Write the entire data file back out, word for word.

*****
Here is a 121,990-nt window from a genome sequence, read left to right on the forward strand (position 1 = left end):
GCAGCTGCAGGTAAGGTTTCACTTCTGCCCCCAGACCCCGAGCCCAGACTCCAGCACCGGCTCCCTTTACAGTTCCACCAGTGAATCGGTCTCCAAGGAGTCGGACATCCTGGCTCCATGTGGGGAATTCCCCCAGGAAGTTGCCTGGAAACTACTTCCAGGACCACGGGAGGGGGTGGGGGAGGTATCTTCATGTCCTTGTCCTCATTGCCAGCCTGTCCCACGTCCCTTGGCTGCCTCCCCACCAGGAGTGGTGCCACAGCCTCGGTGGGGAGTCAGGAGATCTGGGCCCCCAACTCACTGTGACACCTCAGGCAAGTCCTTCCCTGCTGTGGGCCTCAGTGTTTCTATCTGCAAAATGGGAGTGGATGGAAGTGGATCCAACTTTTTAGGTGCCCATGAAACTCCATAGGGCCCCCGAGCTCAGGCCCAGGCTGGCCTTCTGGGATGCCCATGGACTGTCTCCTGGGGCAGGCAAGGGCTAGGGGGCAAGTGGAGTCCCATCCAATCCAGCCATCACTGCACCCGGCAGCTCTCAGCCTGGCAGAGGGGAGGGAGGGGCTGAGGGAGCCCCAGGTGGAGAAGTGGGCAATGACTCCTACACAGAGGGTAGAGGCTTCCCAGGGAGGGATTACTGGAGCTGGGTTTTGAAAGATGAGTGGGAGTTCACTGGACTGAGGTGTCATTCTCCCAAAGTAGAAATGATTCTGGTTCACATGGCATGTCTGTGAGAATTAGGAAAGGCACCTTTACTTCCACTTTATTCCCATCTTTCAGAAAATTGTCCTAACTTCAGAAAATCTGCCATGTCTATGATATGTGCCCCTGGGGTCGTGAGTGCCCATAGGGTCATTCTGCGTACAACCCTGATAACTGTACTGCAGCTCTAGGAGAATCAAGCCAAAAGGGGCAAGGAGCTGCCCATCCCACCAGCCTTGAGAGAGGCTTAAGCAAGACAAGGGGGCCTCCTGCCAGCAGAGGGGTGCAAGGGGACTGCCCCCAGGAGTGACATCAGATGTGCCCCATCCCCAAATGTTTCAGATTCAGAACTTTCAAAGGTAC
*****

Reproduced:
Here is a 121,990-nt window from a genome sequence, read left to right on the forward strand (position 1 = left end):
GCAGCTGCAGGTAAGGTTTCACTTCTGCCCCCAGACCCCGAGCCCAGACTCCAGCACCGGCTCCCTTTACAGTTCCACCAGTGAATCGGTCTCCAAGGAGTCGGACATCCTGGCTCCATGTGGGGAATTCCCCCAGGAAGTTGCCTGGAAACTACTTCCAGGACCACGGGAGGGGGTGGGGGAGGTATCTTCATGTCCTTGTCCTCATTGCCAGCCTGTCCCACGTCCCTTGGCTGCCTCCCCACCAGGAGTGGTGCCACAGCCTCGGTGGGGAGTCAGGAGATCTGGGCCCCCAACTCACTGTGACACCTCAGGCAAGTCCTTCCCTGCTGTGGGCCTCAGTGTTTCTATCTGCAAAATGGGAGTGGATGGAAGTGGATCCAACTTTTTAGGTGCCCATGAAACTCCATAGGGCCCCCGAGCTCAGGCCCAGGCTGGCCTTCTGGGATGCCCATGGACTGTCTCCTGGGGCAGGCAAGGGCTAGGGGGCAAGTGGAGTCCCATCCAATCCAGCCATCACTGCACCCGGCAGCTCTCAGCCTGGCAGAGGGGAGGGAGGGGCTGAGGGAGCCCCAGGTGGAGAAGTGGGCAATGACTCCTACACAGAGGGTAGAGGCTTCCCAGGGAGGGATTACTGGAGCTGGGTTTTGAAAGATGAGTGGGAGTTCACTGGACTGAGGTGTCATTCTCCCAAAGTAGAAATGATTCTGGTTCACATGGCATGTCTGTGAGAATTAGGAAAGGCACCTTTACTTCCACTTTATTCCCATCTTTCAGAAAATTGTCCTAACTTCAGAAAATCTGCCATGTCTATGATATGTGCCCCTGGGGTCGTGAGTGCCCATAGGGTCATTCTGCGTACAACCCTGATAACTGTACTGCAGCTCTAGGAGAATCAAGCCAAAAGGGGCAAGGAGCTGCCCATCCCACCAGCCTTGAGAGAGGCTTAAGCAAGACAAGGGGGCCTCCTGCCAGCAGAGGGGTGCAAGGGGACTGCCCCCAGGAGTGACATCAGATGTGCCCCATCCCCAAATGTTTCAGATTCAGAACTTTCAAAGGTAC